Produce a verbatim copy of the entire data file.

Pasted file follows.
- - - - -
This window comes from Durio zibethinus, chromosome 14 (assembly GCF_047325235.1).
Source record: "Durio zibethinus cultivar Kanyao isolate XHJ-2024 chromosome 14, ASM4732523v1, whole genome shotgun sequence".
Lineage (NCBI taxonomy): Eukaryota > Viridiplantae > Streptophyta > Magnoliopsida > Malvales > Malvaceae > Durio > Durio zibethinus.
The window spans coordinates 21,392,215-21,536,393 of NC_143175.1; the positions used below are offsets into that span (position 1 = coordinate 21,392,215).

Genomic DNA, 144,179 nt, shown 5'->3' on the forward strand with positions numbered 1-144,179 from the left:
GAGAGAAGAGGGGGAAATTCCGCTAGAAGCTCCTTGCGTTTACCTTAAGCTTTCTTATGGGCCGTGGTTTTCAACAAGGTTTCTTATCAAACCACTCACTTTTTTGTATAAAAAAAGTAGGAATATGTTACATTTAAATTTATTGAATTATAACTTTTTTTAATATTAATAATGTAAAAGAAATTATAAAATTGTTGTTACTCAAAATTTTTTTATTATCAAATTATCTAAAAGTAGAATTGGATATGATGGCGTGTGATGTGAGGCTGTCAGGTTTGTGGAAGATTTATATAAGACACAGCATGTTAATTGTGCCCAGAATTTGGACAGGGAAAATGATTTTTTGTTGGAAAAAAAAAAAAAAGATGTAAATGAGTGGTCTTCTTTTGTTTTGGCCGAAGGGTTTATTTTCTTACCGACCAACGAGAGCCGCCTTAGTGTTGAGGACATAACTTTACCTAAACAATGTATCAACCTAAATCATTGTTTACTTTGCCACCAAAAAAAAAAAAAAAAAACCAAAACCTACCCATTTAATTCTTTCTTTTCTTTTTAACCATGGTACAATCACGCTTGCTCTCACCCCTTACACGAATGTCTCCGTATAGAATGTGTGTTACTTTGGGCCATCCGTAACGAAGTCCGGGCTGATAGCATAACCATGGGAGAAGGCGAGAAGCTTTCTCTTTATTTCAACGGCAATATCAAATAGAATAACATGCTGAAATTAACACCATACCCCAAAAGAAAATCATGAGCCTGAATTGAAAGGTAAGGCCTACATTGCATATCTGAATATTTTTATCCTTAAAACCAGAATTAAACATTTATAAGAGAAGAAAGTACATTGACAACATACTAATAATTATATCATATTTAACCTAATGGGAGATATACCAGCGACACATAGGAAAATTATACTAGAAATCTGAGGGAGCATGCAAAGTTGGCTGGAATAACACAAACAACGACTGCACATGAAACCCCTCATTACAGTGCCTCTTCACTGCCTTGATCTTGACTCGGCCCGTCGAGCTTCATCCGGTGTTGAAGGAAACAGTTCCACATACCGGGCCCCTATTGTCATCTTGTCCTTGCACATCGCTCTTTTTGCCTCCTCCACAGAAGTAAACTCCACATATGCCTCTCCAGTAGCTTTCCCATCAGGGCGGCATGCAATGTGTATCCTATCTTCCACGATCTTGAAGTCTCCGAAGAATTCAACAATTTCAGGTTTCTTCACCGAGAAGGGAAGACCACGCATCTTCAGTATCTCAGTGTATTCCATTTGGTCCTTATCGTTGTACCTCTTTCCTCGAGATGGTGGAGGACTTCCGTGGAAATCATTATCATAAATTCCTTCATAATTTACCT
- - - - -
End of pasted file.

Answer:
This window comes from Durio zibethinus, chromosome 14 (assembly GCF_047325235.1).
Source record: "Durio zibethinus cultivar Kanyao isolate XHJ-2024 chromosome 14, ASM4732523v1, whole genome shotgun sequence".
Lineage (NCBI taxonomy): Eukaryota > Viridiplantae > Streptophyta > Magnoliopsida > Malvales > Malvaceae > Durio > Durio zibethinus.
The window spans coordinates 21,392,215-21,536,393 of NC_143175.1; the positions used below are offsets into that span (position 1 = coordinate 21,392,215).

Genomic DNA, 144,179 nt, shown 5'->3' on the forward strand with positions numbered 1-144,179 from the left:
GAGAGAAGAGGGGGAAATTCCGCTAGAAGCTCCTTGCGTTTACCTTAAGCTTTCTTATGGGCCGTGGTTTTCAACAAGGTTTCTTATCAAACCACTCACTTTTTTGTATAAAAAAAGTAGGAATATGTTACATTTAAATTTATTGAATTATAACTTTTTTTAATATTAATAATGTAAAAGAAATTATAAAATTGTTGTTACTCAAAATTTTTTTATTATCAAATTATCTAAAAGTAGAATTGGATATGATGGCGTGTGATGTGAGGCTGTCAGGTTTGTGGAAGATTTATATAAGACACAGCATGTTAATTGTGCCCAGAATTTGGACAGGGAAAATGATTTTTTGTTGGAAAAAAAAAAAAAAGATGTAAATGAGTGGTCTTCTTTTGTTTTGGCCGAAGGGTTTATTTTCTTACCGACCAACGAGAGCCGCCTTAGTGTTGAGGACATAACTTTACCTAAACAATGTATCAACCTAAATCATTGTTTACTTTGCCACCAAAAAAAAAAAAAAAAAACCAAAACCTACCCATTTAATTCTTTCTTTTCTTTTTAACCATGGTACAATCACGCTTGCTCTCACCCCTTACACGAATGTCTCCGTATAGAATGTGTGTTACTTTGGGCCATCCGTAACGAAGTCCGGGCTGATAGCATAACCATGGGAGAAGGCGAGAAGCTTTCTCTTTATTTCAACGGCAATATCAAATAGAATAACATGCTGAAATTAACACCATACCCCAAAAGAAAATCATGAGCCTGAATTGAAAGGTAAGGCCTACATTGCATATCTGAATATTTTTATCCTTAAAACCAGAATTAAACATTTATAAGAGAAGAAAGTACATTGACAACATACTAATAATTATATCATATTTAACCTAATGGGAGATATACCAGCGACACATAGGAAAATTATACTAGAAATCTGAGGGAGCATGCAAAGTTGGCTGGAATAACACAAACAACGACTGCACATGAAACCCCTCATTACAGTGCCTCTTCACTGCCTTGATCTTGACTCGGCCCGTCGAGCTTCATCCGGTGTTGAAGGAAACAGTTCCACATACCGGGCCCCTATTGTCATCTTGTCCTTGCACATCGCTCTTTTTGCCTCCTCCACAGAAGTAAACTCCACATATGCCTCTCCAGTAGCTTTCCCATCAGGGCGGCATGCAATGTGTATCCTATCTTCCACGATCTTGAAGTCTCCGAAGAATTCAACAATTTCAGGTTTCTTCACCGAGAAGGGAAGACCACGCATCTTCAGTATCTCAGTGTATTCCATTTGGTCCTTATCGTTGTACCTCTTTCCTCGAGATGGTGGAGGACTTCCGTGGAAATCATTATCATAAATTCCTTCATAATTTACCT